Longmont, Colorado Muni Fiber Plan Awaits Voter OK

Longmont, Colorado Muni Fiber Plan Awaits Voter OK
November 1, 2009

Thomas Cheplick

Thomas Cheplick, a freelance reporter for the Heartland Institute, writes from Cambridge,... (read full bio)

Residents of Longmont, Colorado in November will vote on a ballot question asking whether the city should get into the business of providing fiber-optic broadband services—perhaps the city’s last chance to breathe life into a plan that has failed to take off since it was conceived more than a decade ago.

In 1997 Longmont embarked on a bold quest to build a “community-owned” fiber-optic broadband network, the first such system in the state. Then-mayor Leona Stoecker promised the city’s fiber-to-the-home network would usher in a new era of “economic vitality” that would “afford all members of the community an equal opportunity to grow economically, intellectually, culturally, socially, and with diversity.”

None of those dreams came true. By 2001 the city’s partner in the endeavor, Adesta Communications, filed for bankruptcy and defaulted on its contract. Longmont taxpayers were left with a partially built fiber-optic system that has turned into a black hole of public funds and civic energy.

Unsurprised by Failure

Richard Bennett, a Livermore, California-based telecommunications network architect and policy consultant, says municipal governments are not very good at running advanced telecommunications services.

“The track record of municipal broadband projects is mixed at best,” Bennett said.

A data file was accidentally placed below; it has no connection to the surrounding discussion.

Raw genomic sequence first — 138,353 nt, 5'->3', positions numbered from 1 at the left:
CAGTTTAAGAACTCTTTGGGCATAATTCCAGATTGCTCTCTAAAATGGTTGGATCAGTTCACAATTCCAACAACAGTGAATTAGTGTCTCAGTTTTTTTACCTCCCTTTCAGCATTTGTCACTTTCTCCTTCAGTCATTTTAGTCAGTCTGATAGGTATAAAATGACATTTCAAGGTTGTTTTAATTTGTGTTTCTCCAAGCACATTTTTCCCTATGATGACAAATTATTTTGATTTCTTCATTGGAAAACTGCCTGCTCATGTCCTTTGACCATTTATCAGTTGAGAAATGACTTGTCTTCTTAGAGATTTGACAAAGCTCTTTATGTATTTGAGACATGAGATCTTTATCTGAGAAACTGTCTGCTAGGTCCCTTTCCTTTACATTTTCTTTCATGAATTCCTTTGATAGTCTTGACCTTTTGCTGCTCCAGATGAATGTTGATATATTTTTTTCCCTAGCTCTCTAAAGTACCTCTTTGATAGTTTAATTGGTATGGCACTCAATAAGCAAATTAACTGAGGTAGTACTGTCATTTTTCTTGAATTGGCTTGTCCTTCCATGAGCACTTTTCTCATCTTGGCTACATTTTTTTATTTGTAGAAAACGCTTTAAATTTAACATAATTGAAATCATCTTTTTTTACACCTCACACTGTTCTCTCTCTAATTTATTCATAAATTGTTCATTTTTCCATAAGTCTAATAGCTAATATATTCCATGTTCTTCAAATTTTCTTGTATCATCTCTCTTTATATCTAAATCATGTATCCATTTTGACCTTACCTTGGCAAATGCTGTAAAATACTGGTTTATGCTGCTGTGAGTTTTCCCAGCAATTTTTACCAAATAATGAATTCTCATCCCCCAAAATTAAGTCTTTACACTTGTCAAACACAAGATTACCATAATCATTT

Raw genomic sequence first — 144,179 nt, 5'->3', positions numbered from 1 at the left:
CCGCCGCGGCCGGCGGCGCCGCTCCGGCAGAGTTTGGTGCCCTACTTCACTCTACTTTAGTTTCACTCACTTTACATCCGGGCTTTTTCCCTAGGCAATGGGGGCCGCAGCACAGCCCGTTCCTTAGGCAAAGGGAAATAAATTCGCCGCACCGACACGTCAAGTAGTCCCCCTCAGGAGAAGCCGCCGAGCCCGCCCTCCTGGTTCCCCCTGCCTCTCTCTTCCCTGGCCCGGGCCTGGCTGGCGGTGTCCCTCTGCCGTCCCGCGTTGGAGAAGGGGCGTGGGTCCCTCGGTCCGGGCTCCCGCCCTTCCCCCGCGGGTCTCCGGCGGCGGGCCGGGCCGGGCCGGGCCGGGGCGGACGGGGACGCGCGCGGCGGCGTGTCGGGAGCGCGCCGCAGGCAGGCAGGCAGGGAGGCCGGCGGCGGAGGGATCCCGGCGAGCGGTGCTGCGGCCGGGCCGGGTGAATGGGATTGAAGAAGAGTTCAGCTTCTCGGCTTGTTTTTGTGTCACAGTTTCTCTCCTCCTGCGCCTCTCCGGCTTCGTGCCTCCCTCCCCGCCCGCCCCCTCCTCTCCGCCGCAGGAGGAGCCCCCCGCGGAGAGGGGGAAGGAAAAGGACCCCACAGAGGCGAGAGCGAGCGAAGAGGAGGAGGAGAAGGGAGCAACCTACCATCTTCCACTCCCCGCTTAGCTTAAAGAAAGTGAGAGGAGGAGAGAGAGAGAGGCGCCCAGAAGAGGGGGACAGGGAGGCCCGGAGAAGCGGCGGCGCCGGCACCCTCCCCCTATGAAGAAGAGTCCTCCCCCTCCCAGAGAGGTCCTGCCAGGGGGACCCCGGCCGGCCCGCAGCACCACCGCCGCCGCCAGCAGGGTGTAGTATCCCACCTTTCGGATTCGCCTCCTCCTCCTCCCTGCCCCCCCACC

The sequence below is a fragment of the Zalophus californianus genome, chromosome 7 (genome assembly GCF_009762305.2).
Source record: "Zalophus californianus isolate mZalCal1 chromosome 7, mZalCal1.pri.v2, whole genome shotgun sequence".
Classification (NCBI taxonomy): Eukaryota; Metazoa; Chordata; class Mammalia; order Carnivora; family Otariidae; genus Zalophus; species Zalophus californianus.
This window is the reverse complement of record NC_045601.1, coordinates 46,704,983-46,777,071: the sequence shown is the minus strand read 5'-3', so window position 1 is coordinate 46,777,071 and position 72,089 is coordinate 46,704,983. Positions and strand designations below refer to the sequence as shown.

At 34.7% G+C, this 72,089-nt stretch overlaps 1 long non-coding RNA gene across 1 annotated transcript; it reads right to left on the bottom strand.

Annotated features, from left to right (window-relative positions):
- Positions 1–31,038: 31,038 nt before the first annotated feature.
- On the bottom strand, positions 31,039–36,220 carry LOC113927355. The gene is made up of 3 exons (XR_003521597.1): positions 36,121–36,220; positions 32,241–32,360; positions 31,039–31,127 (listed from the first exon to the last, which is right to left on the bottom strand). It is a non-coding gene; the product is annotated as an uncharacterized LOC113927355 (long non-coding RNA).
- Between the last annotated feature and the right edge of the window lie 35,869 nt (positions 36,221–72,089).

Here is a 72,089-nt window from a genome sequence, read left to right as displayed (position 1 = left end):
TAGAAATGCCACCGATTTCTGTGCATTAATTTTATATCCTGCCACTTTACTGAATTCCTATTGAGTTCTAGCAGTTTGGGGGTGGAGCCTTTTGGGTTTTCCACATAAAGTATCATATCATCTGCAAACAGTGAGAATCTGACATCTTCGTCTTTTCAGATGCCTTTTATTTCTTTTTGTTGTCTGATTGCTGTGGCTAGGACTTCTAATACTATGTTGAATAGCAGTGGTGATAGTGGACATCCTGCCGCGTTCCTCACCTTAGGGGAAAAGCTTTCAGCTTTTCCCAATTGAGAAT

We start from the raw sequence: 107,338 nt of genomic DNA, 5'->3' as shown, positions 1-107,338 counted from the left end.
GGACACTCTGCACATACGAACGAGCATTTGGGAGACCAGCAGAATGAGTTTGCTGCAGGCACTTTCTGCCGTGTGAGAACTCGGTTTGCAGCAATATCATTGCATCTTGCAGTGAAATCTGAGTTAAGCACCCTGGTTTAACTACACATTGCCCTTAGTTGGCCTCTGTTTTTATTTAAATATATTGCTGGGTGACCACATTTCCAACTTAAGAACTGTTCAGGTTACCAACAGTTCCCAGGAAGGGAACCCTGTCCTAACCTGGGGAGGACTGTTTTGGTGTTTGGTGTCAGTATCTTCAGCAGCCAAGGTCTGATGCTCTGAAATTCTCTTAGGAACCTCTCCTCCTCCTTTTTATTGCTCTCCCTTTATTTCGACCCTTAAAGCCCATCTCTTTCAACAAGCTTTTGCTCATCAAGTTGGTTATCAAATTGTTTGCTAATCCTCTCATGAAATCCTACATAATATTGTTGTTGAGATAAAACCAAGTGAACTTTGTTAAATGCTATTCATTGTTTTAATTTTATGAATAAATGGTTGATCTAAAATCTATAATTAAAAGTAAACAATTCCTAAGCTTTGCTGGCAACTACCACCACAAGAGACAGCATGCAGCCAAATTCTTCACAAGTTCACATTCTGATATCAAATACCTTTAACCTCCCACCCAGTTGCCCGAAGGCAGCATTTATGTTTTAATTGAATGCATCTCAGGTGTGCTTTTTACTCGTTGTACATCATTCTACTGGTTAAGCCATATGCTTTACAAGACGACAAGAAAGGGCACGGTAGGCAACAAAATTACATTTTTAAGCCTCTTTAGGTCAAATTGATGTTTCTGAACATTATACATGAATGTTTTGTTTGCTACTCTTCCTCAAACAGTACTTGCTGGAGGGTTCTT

Bennett notes municipal governments often fail to succeed in the telecommunications business because they lack the expertise to provide the wide and growing variety of services the free market provides.

“In general, [municipal governments] do not succeed unless they offer TV and telephone services as well as Internet access—which [also] means that the choice of channels to carry on the TV system becomes a political issue,” Bennett explained.


State Law Forced Vote

A 2005 Colorado law bans cities from providing telecommunications or cable services on their own, which is why the city council must ask Longmont’s residents for permission.

Tom Roiniotis, director of power and communications for the City of Longmont, says if residents vote for the city government of Longmont to set up and run telecommunications services, those services may end up being managed by a private-sector company anyway.

Thomas Cheplick (thomascheplick@yahoo.com) writes from Cambridge, Massachusetts.

Thomas Cheplick

Thomas Cheplick, a freelance reporter for the Heartland Institute, writes from Cambridge,... (read full bio)